Several types of linear-scaling scheme exist and a point of
commonality between many of them is the use of localized
functions. Some of these approaches
use a relatively small basis set of numerical atomic
orbitals [9] or gaussian atomic
orbitals [10,11] that have been pre-optimized
for other environments and transferred to the system under
consideration;
other
approaches [12,13,14,15,16]
use much larger localized basis sets of simple
functions such as polynomials [17,18],
spherical waves [19], or bandwidth limited
delta functions [20].
Each of these philosophies has its advantages and drawbacks: the
former can suffer from transferability problems but is capable of
providing good accuracy with modest effort; the latter is
computationally more intensive but is capable of giving an
accuracy that is *systematically* tunable with a parameter that
controls the completeness of the basis set that is being used, akin to
the kinetic energy cut-off in plane wave methods. It is this latter
category of method that we discuss here.

The usefulness of any linear-scaling scheme is ultimately
determined by its *crossover* point, namely the system size at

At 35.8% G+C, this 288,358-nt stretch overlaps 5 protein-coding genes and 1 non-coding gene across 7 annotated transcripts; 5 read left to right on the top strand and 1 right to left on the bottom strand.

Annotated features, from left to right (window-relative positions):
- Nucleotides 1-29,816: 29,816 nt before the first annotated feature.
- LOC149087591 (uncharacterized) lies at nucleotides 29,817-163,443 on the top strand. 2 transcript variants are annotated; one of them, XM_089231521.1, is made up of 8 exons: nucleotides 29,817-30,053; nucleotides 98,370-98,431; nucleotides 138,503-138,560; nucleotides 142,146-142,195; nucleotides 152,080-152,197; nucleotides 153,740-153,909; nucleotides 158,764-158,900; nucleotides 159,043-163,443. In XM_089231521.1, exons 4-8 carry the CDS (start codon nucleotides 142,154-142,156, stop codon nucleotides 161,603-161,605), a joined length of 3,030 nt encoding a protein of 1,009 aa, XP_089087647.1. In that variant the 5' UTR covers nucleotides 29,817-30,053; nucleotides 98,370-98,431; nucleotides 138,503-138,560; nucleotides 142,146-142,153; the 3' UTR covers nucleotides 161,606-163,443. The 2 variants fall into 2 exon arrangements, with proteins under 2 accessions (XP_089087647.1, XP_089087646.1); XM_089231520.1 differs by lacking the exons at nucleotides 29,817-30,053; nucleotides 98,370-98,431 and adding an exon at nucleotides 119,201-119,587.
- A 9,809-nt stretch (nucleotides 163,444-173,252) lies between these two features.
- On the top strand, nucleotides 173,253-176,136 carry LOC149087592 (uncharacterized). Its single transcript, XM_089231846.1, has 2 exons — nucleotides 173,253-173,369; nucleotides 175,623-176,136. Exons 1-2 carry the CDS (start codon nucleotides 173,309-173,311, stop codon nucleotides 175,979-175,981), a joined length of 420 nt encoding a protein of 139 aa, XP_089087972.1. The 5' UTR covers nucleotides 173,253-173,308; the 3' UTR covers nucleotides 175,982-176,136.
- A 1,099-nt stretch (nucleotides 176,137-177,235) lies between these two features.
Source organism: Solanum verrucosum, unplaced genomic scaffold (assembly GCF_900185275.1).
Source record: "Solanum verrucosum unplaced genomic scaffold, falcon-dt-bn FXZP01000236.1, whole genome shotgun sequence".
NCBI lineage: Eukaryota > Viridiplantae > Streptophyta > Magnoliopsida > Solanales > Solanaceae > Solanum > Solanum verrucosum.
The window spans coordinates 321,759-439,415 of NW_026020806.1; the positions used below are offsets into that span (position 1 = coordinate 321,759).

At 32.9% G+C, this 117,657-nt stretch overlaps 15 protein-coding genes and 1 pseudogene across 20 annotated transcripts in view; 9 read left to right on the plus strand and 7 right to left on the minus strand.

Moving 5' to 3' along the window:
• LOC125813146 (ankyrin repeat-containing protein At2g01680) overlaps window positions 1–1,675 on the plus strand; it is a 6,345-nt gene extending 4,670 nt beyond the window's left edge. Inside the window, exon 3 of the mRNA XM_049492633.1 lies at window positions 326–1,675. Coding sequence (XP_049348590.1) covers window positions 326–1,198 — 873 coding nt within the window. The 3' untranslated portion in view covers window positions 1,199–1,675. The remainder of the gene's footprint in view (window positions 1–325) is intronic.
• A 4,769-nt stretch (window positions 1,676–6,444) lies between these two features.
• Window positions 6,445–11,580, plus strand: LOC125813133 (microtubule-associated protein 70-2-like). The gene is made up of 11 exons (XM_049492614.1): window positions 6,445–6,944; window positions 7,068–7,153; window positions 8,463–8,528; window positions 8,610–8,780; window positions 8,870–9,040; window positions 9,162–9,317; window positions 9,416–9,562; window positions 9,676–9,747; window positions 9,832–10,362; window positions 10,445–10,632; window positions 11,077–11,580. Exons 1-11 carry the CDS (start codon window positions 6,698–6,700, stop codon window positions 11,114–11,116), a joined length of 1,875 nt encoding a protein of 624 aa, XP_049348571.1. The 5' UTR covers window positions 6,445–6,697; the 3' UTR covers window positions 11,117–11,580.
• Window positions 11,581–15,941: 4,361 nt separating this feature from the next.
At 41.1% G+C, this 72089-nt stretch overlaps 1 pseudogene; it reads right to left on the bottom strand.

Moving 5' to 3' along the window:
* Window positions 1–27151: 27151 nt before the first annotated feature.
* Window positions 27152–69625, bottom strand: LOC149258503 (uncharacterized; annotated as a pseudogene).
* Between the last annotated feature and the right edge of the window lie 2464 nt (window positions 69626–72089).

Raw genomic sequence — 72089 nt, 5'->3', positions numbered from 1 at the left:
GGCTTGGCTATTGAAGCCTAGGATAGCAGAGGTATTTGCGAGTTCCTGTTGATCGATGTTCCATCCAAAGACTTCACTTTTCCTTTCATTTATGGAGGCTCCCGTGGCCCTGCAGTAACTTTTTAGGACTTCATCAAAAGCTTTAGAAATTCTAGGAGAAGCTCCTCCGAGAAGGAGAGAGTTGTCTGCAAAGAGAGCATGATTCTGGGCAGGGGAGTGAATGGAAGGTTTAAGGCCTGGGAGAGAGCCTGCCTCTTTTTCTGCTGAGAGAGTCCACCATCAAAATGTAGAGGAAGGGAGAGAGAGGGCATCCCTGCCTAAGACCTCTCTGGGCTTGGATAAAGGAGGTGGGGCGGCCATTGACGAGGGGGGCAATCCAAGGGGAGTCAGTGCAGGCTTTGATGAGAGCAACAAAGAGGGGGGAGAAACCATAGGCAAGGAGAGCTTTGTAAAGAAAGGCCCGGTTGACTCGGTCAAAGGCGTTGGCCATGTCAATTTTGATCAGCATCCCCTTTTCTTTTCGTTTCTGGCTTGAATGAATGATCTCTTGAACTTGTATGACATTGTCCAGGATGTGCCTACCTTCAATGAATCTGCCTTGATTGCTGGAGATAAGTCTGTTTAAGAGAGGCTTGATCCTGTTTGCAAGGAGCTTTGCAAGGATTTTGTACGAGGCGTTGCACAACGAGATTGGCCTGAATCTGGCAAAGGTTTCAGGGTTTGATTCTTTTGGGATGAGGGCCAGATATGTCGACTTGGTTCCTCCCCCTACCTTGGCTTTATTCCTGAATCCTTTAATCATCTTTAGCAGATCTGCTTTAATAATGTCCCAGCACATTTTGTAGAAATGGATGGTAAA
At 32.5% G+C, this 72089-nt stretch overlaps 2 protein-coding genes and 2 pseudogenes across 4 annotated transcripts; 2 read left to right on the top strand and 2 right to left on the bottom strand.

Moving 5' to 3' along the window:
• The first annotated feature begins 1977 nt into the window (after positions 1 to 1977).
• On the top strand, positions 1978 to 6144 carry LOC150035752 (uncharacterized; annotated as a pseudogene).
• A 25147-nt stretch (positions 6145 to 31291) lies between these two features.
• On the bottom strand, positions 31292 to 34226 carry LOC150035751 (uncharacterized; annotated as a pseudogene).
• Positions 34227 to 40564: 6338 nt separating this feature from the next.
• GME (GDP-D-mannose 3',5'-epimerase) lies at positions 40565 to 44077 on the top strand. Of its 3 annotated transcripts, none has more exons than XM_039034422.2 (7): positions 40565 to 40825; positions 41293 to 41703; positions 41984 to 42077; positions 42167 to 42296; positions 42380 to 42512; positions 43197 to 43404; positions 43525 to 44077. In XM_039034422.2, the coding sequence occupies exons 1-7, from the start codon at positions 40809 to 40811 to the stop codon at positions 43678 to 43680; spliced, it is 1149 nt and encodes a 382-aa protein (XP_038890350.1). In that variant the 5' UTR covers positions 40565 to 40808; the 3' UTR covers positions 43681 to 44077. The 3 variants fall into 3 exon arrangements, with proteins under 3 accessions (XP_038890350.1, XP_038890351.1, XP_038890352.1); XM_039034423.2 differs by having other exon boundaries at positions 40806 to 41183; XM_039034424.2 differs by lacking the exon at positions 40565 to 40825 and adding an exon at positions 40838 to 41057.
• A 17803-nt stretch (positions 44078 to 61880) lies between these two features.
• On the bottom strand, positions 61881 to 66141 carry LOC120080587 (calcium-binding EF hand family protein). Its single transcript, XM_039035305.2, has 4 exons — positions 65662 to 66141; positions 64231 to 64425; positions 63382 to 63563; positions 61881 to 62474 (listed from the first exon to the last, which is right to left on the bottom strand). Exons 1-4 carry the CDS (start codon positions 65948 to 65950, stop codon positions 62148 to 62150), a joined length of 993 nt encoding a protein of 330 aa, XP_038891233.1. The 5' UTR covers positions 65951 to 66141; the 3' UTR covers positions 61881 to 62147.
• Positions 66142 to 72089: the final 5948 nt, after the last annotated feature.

which the method begins to be faster than conventional cubic-scaling
approaches.
This crossover depends largely on two factors: First the
computational cost per iteration per atom, and second the number of
iterations required to reach a given convergence threshold per
atom. Even if a method is constructed in which the computational cost
per iteration per atom is small
and independent of system size, the number of iterations required may
be so large that the minimization is prohibitively
inefficient. Indeed, it has been observed that
methods which use large basis sets suffer
from this very problem,
known as *ill-conditioning*. We present a discussion of the
origin of ill-conditioning and describe a general scheme to overcome it.

We briefly outline the formalism of linear-scaling methods in Section 2. In Section 3 we discuss the cause of the above-mentioned ill-conditioning, and in Section 4, following the work of Bowler and Gillan [21], we present a general preconditioning scheme for alleviating the problem. In particular, we show that the ``diagonal approximation'' that was invoked in Ref. [21] is unnecessary and we account for the tensorial nature of the nonorthogonal bases correctly. In Section 5 we extend our analysis to the case of an orthogonal basis, and in Section 6 we use our linear-scaling method [16] as a specific example of the preconditioning scheme. Finally, in Section 7 we present results that demonstrate the importance of using preconditioning.